Cancer treatment targets missed in Southend

25 May 2018, 07:05 | Updated: 25 May 2018, 07:08

Southend Hospital

A third of cancer patients at Southend Hospital had to wait for more than two months to start treatment in January and February.

National NHS targets aim for only 15 per cent of people waiting more than 62 days.

In January 2018, 71 per cent of patients were seen within that target time at Southend University Hospital NHS Foundation Trust, and in February 2018 the percentage receiving treatment within 62 days was just 65 per cent.

"Waiting for cancer treatment to start is in my experience one of the most terrifying things that a person can go through," Ashley Dalton - who received cancer treatment at Southend Hospital in 2014 - told Heart.

"The fear that your cancer is growing unchecked, the fear that until treatment starts you are not doing everything that is possible to prevent, for instance, a treatable cancer potentially becoming untreatable is absolutely terrifying.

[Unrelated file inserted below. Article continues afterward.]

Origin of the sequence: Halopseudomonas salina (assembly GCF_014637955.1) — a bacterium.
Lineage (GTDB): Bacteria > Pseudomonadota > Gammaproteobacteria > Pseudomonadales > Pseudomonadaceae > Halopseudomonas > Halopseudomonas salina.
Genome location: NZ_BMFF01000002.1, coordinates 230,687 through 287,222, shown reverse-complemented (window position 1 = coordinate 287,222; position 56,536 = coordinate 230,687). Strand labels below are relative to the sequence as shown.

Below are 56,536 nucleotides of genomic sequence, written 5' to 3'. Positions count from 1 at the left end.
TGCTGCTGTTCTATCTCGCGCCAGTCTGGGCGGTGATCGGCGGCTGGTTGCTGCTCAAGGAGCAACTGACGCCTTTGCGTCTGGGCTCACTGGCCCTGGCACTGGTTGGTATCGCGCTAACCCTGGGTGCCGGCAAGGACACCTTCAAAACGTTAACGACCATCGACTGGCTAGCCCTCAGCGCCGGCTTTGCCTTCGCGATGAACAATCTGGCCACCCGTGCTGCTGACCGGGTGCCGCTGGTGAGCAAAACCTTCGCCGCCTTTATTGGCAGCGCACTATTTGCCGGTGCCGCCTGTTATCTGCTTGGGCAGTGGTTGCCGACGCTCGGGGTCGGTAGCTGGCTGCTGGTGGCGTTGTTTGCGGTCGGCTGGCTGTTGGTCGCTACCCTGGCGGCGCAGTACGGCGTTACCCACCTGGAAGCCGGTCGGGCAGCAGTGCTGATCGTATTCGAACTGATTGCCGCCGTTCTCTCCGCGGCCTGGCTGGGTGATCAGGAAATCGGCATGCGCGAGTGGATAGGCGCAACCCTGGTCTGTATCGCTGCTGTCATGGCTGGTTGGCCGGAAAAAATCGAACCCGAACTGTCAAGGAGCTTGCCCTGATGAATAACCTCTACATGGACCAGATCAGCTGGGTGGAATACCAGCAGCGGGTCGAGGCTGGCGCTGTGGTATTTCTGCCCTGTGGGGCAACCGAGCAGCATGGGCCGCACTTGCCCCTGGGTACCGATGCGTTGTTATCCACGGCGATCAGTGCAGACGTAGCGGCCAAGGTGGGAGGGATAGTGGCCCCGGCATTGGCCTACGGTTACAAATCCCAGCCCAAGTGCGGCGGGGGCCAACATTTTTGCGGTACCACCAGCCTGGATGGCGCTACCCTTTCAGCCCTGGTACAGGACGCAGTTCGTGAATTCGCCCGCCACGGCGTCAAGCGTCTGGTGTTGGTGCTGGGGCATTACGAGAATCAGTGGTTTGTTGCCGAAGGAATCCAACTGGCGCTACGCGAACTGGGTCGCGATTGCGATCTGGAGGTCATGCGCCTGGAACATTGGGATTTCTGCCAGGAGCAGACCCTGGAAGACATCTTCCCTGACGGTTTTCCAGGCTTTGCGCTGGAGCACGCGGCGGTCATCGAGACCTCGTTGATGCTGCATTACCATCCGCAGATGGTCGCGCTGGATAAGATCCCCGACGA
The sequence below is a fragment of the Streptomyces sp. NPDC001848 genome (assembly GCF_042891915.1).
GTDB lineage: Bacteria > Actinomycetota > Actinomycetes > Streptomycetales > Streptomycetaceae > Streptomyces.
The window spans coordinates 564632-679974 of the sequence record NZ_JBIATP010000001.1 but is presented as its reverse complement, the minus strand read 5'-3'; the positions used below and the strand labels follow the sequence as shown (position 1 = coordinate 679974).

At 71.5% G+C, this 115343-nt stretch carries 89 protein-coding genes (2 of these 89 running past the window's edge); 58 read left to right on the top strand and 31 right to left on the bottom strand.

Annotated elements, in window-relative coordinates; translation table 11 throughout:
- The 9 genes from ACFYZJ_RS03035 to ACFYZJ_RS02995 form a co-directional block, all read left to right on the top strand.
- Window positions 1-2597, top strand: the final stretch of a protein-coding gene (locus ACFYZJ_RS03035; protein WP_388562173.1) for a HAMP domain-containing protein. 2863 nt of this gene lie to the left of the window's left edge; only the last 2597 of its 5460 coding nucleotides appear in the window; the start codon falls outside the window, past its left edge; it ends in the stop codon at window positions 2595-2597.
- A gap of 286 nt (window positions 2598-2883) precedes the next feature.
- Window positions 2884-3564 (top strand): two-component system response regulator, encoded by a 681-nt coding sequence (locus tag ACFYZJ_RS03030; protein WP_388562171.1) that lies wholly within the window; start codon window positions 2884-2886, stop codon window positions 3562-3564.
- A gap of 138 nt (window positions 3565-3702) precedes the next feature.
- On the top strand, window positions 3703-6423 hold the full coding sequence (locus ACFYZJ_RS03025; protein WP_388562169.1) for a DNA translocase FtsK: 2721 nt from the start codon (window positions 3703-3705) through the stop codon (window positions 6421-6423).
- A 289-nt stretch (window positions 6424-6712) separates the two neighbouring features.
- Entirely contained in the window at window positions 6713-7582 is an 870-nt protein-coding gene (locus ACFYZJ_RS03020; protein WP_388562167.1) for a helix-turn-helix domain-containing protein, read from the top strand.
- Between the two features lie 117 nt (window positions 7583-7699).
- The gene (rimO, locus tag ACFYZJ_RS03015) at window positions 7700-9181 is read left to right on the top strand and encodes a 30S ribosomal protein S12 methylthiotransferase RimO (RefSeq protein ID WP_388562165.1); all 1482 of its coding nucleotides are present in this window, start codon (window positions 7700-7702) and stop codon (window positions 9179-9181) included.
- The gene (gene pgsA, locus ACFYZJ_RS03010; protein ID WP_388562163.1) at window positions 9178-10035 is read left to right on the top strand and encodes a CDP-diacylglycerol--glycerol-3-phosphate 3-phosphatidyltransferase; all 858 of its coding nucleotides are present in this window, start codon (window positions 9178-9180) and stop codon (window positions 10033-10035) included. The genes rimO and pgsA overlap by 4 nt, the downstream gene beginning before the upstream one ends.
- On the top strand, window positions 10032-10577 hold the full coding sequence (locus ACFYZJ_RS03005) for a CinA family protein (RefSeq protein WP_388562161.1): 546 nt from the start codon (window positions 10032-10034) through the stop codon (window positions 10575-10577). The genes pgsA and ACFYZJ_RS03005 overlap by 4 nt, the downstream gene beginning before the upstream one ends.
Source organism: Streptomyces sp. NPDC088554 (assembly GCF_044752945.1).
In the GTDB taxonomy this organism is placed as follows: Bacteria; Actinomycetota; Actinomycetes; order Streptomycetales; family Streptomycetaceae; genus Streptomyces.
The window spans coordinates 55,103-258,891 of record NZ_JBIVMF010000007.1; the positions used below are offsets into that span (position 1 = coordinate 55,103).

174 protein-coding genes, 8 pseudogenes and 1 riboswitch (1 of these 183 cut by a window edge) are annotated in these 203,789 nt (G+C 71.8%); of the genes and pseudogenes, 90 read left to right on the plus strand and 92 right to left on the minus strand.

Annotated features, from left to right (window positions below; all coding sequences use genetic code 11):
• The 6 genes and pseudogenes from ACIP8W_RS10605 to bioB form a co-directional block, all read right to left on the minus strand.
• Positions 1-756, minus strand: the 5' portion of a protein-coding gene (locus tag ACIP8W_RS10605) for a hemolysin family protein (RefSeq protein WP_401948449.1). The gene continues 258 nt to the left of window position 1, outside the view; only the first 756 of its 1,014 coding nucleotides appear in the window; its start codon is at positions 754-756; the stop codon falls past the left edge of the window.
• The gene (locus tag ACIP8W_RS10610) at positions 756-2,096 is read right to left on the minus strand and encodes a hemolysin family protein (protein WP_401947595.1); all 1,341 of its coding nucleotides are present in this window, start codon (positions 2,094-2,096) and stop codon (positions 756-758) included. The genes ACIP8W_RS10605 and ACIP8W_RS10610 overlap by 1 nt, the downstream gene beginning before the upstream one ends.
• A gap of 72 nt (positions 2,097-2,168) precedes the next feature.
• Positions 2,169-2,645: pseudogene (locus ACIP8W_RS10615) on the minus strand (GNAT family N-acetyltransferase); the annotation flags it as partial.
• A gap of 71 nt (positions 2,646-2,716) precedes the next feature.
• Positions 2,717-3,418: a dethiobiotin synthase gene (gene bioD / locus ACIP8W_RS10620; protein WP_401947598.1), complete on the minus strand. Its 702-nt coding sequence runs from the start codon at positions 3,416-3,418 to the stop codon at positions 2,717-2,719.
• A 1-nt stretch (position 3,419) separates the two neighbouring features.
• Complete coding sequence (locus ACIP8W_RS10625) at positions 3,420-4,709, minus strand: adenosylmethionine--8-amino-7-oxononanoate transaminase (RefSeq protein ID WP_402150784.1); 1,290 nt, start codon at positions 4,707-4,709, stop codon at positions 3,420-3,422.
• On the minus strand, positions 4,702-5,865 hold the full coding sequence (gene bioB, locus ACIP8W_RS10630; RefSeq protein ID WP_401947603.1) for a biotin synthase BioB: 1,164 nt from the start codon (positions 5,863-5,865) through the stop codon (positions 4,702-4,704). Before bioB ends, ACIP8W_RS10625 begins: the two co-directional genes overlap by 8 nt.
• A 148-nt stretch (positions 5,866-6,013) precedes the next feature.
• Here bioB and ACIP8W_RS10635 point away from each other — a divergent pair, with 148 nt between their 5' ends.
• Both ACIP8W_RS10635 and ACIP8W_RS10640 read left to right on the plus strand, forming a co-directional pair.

"It's literally the fear of life or death for a patient.

"When you consider that Southend Hospital is a designated cancer centre, and since April is trialling a one-stop shop for speedier cancer diagnoses - we have to wonder whether this consistent delay in actually delivering treatment almost makes a mockery of early diagnosis.

"Because actually waiting for the treatment after you have a diagnosis of cancer is particularly stressful for patients and it's really key to start that treatment early in order to get good patient outcomes."

Clare Burns, Director of Operations for Planned and Scheduled Care at Southend University Hospital, said:

"We have been working very closely with the regulators at NHSi who are satisfied with the progress we have been making and within the 62 days standard.

"In February we saw an increased number of cancer patients across all tumour areas, apart from urology, but are working with the hospitals who refer patients to us to allow us to identify patients earlier and help ensure they are on the treatment pathway they need to be on much earlier.

"The faster we can diagnose a patient the sooner we can identify the best treatment for them. Equally, the sooner we can give a patient the all clear, the better it is for their emotional wellbeing."